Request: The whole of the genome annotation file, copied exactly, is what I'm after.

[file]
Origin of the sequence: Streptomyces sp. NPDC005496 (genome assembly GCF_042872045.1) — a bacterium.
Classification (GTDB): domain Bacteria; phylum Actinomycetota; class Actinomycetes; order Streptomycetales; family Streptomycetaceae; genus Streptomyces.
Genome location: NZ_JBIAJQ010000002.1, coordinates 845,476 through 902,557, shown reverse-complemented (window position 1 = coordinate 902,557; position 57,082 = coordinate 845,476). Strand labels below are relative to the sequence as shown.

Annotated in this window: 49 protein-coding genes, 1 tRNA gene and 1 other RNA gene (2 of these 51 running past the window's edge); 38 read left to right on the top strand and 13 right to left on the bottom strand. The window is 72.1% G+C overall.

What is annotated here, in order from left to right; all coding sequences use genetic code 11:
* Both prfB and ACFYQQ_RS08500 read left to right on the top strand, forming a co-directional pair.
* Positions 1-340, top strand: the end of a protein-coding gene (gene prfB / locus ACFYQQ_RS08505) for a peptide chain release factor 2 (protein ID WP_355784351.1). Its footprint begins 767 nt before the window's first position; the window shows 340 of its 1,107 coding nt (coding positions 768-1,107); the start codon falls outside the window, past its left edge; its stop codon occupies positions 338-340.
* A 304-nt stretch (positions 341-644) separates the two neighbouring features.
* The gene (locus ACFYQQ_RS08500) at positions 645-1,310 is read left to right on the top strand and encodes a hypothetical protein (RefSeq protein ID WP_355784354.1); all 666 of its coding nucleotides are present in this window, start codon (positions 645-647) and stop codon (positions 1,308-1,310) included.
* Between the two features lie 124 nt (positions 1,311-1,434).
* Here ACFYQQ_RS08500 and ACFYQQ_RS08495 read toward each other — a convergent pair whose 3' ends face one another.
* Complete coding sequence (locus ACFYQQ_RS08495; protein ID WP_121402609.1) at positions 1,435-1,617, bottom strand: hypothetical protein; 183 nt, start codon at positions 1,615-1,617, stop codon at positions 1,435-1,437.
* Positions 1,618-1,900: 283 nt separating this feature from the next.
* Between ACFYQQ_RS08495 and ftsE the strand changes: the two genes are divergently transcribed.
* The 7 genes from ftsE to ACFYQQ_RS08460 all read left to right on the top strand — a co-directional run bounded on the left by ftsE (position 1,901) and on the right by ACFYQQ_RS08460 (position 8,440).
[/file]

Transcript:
Origin of the sequence: Streptomyces sp. NPDC005496 (genome assembly GCF_042872045.1) — a bacterium.
Classification (GTDB): domain Bacteria; phylum Actinomycetota; class Actinomycetes; order Streptomycetales; family Streptomycetaceae; genus Streptomyces.
Genome location: NZ_JBIAJQ010000002.1, coordinates 845,476 through 902,557, shown reverse-complemented (window position 1 = coordinate 902,557; position 57,082 = coordinate 845,476). Strand labels below are relative to the sequence as shown.

Annotated in this window: 49 protein-coding genes, 1 tRNA gene and 1 other RNA gene (2 of these 51 running past the window's edge); 38 read left to right on the top strand and 13 right to left on the bottom strand. The window is 72.1% G+C overall.

What is annotated here, in order from left to right; all coding sequences use genetic code 11:
* Both prfB and ACFYQQ_RS08500 read left to right on the top strand, forming a co-directional pair.
* Positions 1-340, top strand: the end of a protein-coding gene (gene prfB / locus ACFYQQ_RS08505) for a peptide chain release factor 2 (protein ID WP_355784351.1). Its footprint begins 767 nt before the window's first position; the window shows 340 of its 1,107 coding nt (coding positions 768-1,107); the start codon falls outside the window, past its left edge; its stop codon occupies positions 338-340.
* A 304-nt stretch (positions 341-644) separates the two neighbouring features.
* The gene (locus ACFYQQ_RS08500) at positions 645-1,310 is read left to right on the top strand and encodes a hypothetical protein (RefSeq protein ID WP_355784354.1); all 666 of its coding nucleotides are present in this window, start codon (positions 645-647) and stop codon (positions 1,308-1,310) included.
* Between the two features lie 124 nt (positions 1,311-1,434).
* Here ACFYQQ_RS08500 and ACFYQQ_RS08495 read toward each other — a convergent pair whose 3' ends face one another.
* Complete coding sequence (locus ACFYQQ_RS08495; protein ID WP_121402609.1) at positions 1,435-1,617, bottom strand: hypothetical protein; 183 nt, start codon at positions 1,615-1,617, stop codon at positions 1,435-1,437.
* Positions 1,618-1,900: 283 nt separating this feature from the next.
* Between ACFYQQ_RS08495 and ftsE the strand changes: the two genes are divergently transcribed.
* The 7 genes from ftsE to ACFYQQ_RS08460 all read left to right on the top strand — a co-directional run bounded on the left by ftsE (position 1,901) and on the right by ACFYQQ_RS08460 (position 8,440).